The shotgun clause is a buy-sell clause that is written in a shareholders’ agreement to break a deadlock between them.
Here is an example :
The shareholder Romie offers to buy the shares of the shareholder Edward for $ 50,000.00.
In this case, Edward has 2 options:
1- Accept the offer to purchase his shares for $ 50,000.00. In this case, Romie becomes the owner of the shares and the company if there are only two shareholders.
2- Refuse the offer and, in this case, the “shotgun” clause provides that Edward must buy Romie’s shares for $ 50,000.00 and it is he who becomes the owner of the shares and the company if there are only 2 shareholders.
This method aims to set a fair price for the shares. The strategy will therefore be different whether we want to buy or sell our shares. In the event that Romie really wants to buy the shares of Édouard, she has an interest in offering him a reasonable price. For example, if she offers $ 25,000.00 for the shares of Edward, but the real value of the shares is $ 50,000, she may see Edward accept the offer at a very good price and she will have lost his bet by not offering a fair price. But, if Romie knows that Edward can not afford to pay $ 25,000.00 to buy back her shares as provided for in the “shotgun” clause in case of refusal of the offer, in which case it is she who will have made a good deal!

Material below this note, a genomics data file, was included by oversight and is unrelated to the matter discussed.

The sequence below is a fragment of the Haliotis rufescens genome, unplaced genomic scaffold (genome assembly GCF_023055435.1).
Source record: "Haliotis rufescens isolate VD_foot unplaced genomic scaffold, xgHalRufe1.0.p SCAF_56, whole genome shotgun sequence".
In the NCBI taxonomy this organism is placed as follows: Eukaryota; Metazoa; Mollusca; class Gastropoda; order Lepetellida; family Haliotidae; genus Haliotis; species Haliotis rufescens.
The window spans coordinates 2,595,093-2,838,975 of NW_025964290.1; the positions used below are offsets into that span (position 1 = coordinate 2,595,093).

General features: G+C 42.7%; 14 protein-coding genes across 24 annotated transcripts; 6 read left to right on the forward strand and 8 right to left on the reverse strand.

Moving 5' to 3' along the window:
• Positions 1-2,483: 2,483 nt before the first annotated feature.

Without a shareholders’ agreement that provides for a shotgun clause, it is necessary to negotiate by mutual agreement the purchase or sale of its shares, which can continue for a long time. If the shareholders do not agree, the situation will be untenable and the company will eventually have to be liquidated.
There are several variants of a “shotgun” clause. Contact us for more information.